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Madlena Tataryan, An Individual v. Chase Bank (Usa) N.A.

February 1, 2013


The opinion of the court was delivered by: Dean D. Pregerson United States District Judge



Presently before the court is Defendant Chase Bank USA, N.A. ("Chase")'s Motion to Dismiss Plaintiff's First Amended Complaint. Having considered the parties' submissions, the court adopts the following order.


Plaintiff Madlena Tataryan alleges that on or about April 10, 2012, she obtained her credit report from several major credit reporting agencies ("CRAs") and discovered accounts in derogatory status, namely Partial Account No. 418587262487 reported by Defendant Chase and Partial Account No. 854306 reported by Defendant Midland Funding, LLC ("Midland"). (Compl. ¶ 11.) Plaintiff reviewed those accounts and determined that they did not belong to her. (Compl. ¶ 12.) Plaintiff submitted written disputes to the CRAs disputing those accounts and believes that they contacted Defendants regarding Plaintiff's dispute. (Compl. ¶¶ 13-14.) Plaintiff mailed dispute letters to both Defendants on April 26, 2012, but neither responded. (Compl. ¶¶ 16, 20.) Plaintiff submitted three letters to each Defendant requesting proof of investigation and verification of documents to justify their continued reporting of the accounts with the CRAs, but neither Defendant responded. (Compl. ¶ 22.) Plaintiff alleges against Defendant Chase violations of the Federal Fair Credit Reporting Act ("FCRA"), the California Consumer Credit Reporting Act ("CCCRA"), and defamation by libel.


Under Federal Rule of Civil Procedure 12(b)(6), a complaint is subject to dismissal when the plaintiff's allegations fail to state a claim upon which relief can be granted. "When determining whether a complaint states a claim, a court must accept as true all allegations of material fact and must construe those facts in the light most favorable to the plaintiff." Resnick v. Hayes, 213 F.3d 443, 447 (9th Cir. 2000).

In Ashcroft v. Iqbal, 556 U.S. 662, 679 (2009), the Supreme Court explained that a court considering a 12(b)(6) motion should first "identify[] pleadings that, because they are no more than conclusions, are not entitled to the assumption of truth." Id. Next, the court should identify the complaint's "well-pleaded factual allegations, . . . assume their veracity and then determine whether they plausibly give rise to an entitlement to relief."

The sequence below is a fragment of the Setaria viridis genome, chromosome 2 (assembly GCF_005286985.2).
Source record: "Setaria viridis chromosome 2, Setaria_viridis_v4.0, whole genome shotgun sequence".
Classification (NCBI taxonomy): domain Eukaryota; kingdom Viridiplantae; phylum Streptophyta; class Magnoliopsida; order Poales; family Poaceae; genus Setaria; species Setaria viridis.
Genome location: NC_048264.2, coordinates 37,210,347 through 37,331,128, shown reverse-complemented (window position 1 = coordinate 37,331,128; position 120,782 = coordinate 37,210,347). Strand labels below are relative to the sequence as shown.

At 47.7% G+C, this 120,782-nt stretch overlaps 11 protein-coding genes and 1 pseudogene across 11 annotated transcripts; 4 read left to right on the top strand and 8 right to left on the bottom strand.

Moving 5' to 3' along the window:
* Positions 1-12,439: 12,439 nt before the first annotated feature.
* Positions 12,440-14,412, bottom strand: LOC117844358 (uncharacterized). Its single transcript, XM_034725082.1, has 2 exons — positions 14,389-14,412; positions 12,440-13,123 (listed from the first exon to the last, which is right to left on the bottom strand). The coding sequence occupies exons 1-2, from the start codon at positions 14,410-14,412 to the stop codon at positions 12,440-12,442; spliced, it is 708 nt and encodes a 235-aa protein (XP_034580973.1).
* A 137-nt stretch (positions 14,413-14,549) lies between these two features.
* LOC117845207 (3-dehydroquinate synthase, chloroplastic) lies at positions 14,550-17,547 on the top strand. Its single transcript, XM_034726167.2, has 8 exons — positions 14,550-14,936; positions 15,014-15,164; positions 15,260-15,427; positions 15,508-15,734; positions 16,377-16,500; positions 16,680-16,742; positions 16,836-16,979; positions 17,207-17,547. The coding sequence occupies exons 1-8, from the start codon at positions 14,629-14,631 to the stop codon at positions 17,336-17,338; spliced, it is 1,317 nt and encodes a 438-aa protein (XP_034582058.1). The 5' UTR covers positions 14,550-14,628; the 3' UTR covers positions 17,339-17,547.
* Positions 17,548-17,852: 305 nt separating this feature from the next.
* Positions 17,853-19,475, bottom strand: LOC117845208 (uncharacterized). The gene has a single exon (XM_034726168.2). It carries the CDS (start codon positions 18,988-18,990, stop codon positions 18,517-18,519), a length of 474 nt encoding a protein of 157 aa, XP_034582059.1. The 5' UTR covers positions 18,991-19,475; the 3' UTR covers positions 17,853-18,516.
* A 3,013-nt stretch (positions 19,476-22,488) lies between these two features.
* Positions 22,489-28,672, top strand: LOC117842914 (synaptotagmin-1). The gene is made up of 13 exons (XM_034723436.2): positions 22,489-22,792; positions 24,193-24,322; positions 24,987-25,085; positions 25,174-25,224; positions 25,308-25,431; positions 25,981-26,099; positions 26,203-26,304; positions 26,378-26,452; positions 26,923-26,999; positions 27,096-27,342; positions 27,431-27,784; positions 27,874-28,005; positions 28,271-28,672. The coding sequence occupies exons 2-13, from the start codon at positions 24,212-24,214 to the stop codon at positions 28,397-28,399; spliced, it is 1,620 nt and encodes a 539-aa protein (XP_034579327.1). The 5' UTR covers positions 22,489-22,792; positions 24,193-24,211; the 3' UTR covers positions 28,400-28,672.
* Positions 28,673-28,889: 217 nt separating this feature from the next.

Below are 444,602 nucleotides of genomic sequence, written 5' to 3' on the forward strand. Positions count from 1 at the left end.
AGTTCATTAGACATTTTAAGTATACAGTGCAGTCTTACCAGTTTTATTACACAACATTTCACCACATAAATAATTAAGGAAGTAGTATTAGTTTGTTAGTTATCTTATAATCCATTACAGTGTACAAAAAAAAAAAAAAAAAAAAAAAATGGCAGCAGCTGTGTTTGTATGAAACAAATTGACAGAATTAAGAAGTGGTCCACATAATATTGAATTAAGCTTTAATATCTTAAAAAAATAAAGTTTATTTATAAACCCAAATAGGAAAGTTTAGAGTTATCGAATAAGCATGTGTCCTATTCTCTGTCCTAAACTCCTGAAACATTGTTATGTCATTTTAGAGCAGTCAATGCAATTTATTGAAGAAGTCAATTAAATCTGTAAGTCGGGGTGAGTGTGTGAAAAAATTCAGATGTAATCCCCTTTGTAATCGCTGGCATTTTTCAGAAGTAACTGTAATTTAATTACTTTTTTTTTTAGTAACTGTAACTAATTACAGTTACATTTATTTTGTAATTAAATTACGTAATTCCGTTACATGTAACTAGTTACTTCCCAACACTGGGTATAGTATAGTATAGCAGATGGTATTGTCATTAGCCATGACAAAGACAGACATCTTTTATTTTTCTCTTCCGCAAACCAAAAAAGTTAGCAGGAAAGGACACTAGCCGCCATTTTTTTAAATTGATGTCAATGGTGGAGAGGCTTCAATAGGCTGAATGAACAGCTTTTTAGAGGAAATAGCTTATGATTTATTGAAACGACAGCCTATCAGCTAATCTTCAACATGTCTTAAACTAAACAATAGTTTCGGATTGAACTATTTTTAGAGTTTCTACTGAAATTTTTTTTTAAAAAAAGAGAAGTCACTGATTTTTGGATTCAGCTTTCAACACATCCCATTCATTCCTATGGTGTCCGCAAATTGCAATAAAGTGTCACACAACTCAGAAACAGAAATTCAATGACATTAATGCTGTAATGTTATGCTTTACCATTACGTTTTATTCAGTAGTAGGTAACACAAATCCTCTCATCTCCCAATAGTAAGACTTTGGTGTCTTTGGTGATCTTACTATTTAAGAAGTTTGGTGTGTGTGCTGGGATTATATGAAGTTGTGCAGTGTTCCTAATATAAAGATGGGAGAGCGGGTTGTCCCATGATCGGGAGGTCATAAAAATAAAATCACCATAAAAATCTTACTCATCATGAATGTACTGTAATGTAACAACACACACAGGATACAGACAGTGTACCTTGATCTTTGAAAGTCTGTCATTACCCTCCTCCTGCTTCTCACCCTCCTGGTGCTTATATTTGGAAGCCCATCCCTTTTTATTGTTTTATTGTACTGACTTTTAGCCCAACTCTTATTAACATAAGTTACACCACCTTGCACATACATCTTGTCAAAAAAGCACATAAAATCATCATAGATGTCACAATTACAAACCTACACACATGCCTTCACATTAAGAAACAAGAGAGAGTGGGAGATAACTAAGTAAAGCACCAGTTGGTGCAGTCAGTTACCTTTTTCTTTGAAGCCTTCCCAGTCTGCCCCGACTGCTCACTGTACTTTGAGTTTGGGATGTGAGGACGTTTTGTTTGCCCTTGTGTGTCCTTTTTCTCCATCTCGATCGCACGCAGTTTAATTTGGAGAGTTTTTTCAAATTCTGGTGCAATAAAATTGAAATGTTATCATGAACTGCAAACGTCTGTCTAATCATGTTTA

Id.; see also Moss v. U.S. Secret Serv., 572 F.3d 962, 969 (9th Cir. 2009) ("In sum, for a complaint to survive a motion to dismiss, the non-conclusory factual content, and reasonable inferences from that content, must be plausibly suggestive of a claim entitling the plaintiff to relief") (internal quotation marks omitted).


Defendant Chase moves to dismiss on the grounds that Plaintiff's FAC is defective because she fails to differentiate between the behavior of Chase and Midland, that she has misjoined the two parties in violation of Federal Rule of Civil Procedure 20(a)(2), and that her libel claim is preempted by the FCRA.

FRCP 20(a)(2) states that defendants may be joined in one action if "(A) any right to relief is asserted against them jointly, severally, or in the alternative with respect to or arising out of the same transaction, occurrence, or series of transactions or occurrences; and (B) any question of law or fact common to all defendants will arise in the action." "If the test for permissive joinder is not satisfied, a court, in its discretion, may sever the misjoined parties, so long as no substantial right will be prejudiced by the severance." Coughlin v. Rogers, 130 F.3d 1348, 1350 (9th Cir. 1997).

Here, Plaintiff alleges that Chase and Midland each reported a different account to credit bureaus. Plaintiff asserts in her opposition papers that Chase and Midland are properly joined "because both Defendants report the same account/debt in Plaintiff's credit reports." (Opp. at 5.) The FAC, however, alleges the reporting of two different accounts, with no pleading regarding their connection. (Compl. ¶ 11.) The court agrees with Defendant Chase that the separate reporting of two different accounts, one by each Defendant, cannot be considered the same transaction or occurrence and that the parties are therefore misjoined. Even if both Defendants had reported the same account, the court is not convinced based on these allegations that their separate reporting would be comprised in the same transaction or occurrence, since the alleged facts give no indication that the reporting and refusal to correct the allegedly incorrect report on the part of one Defendant was connected to the same actions by the other Defendant.*fn1

Because the court finds that Defendant Chase was improperly joined, the court declines to consider Chase's ...

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